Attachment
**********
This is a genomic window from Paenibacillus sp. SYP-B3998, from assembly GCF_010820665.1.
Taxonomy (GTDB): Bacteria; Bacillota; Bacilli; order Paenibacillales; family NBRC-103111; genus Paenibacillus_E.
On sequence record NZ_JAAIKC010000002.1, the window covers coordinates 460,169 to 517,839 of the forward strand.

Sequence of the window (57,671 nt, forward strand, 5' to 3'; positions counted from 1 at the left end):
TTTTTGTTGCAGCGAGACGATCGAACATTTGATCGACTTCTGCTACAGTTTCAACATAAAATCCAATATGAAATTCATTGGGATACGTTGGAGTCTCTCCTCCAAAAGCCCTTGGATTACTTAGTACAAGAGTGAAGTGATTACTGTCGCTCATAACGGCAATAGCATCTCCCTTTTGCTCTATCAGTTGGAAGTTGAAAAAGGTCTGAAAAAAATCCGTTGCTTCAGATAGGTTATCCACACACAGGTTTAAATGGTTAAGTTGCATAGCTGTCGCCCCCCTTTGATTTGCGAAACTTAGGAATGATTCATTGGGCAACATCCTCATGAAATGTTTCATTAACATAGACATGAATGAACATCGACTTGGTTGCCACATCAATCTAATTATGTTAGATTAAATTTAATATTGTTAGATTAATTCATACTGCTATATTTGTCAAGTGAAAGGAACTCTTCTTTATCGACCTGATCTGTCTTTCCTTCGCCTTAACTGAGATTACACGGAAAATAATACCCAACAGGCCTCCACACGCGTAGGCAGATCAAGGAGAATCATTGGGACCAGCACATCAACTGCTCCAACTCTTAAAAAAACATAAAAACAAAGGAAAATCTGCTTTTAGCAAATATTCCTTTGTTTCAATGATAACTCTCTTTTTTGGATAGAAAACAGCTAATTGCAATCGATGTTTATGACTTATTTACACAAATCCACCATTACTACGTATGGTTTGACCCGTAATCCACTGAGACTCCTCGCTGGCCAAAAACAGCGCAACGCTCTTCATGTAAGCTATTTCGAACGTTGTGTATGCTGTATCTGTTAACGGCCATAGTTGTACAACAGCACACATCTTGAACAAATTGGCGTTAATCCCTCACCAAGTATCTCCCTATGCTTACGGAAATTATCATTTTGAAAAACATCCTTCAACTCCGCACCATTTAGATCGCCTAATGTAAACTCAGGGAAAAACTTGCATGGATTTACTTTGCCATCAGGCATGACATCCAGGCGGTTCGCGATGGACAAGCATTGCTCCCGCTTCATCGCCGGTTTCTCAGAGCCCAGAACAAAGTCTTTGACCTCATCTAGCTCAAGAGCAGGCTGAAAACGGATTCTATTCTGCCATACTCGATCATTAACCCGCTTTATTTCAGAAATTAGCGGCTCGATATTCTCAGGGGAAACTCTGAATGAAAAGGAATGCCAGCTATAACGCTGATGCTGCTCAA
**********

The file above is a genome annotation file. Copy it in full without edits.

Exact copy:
This is a genomic window from Paenibacillus sp. SYP-B3998, from assembly GCF_010820665.1.
Taxonomy (GTDB): Bacteria; Bacillota; Bacilli; order Paenibacillales; family NBRC-103111; genus Paenibacillus_E.
On sequence record NZ_JAAIKC010000002.1, the window covers coordinates 460,169 to 517,839 of the forward strand.

Sequence of the window (57,671 nt, forward strand, 5' to 3'; positions counted from 1 at the left end):
TTTTTGTTGCAGCGAGACGATCGAACATTTGATCGACTTCTGCTACAGTTTCAACATAAAATCCAATATGAAATTCATTGGGATACGTTGGAGTCTCTCCTCCAAAAGCCCTTGGATTACTTAGTACAAGAGTGAAGTGATTACTGTCGCTCATAACGGCAATAGCATCTCCCTTTTGCTCTATCAGTTGGAAGTTGAAAAAGGTCTGAAAAAAATCCGTTGCTTCAGATAGGTTATCCACACACAGGTTTAAATGGTTAAGTTGCATAGCTGTCGCCCCCCTTTGATTTGCGAAACTTAGGAATGATTCATTGGGCAACATCCTCATGAAATGTTTCATTAACATAGACATGAATGAACATCGACTTGGTTGCCACATCAATCTAATTATGTTAGATTAAATTTAATATTGTTAGATTAATTCATACTGCTATATTTGTCAAGTGAAAGGAACTCTTCTTTATCGACCTGATCTGTCTTTCCTTCGCCTTAACTGAGATTACACGGAAAATAATACCCAACAGGCCTCCACACGCGTAGGCAGATCAAGGAGAATCATTGGGACCAGCACATCAACTGCTCCAACTCTTAAAAAAACATAAAAACAAAGGAAAATCTGCTTTTAGCAAATATTCCTTTGTTTCAATGATAACTCTCTTTTTTGGATAGAAAACAGCTAATTGCAATCGATGTTTATGACTTATTTACACAAATCCACCATTACTACGTATGGTTTGACCCGTAATCCACTGAGACTCCTCGCTGGCCAAAAACAGCGCAACGCTCTTCATGTAAGCTATTTCGAACGTTGTGTATGCTGTATCTGTTAACGGCCATAGTTGTACAACAGCACACATCTTGAACAAATTGGCGTTAATCCCTCACCAAGTATCTCCCTATGCTTACGGAAATTATCATTTTGAAAAACATCCTTCAACTCCGCACCATTTAGATCGCCTAATGTAAACTCAGGGAAAAACTTGCATGGATTTACTTTGCCATCAGGCATGACATCCAGGCGGTTCGCGATGGACAAGCATTGCTCCCGCTTCATCGCCGGTTTCTCAGAGCCCAGAACAAAGTCTTTGACCTCATCTAGCTCAAGAGCAGGCTGAAAACGGATTCTATTCTGCCATACTCGATCATTAACCCGCTTTATTTCAGAAATTAGCGGCTCGATATTCTCAGGGGAAACTCTGAATGAAAAGGAATGCCAGCTATAACGCTGATGCTGCTCAA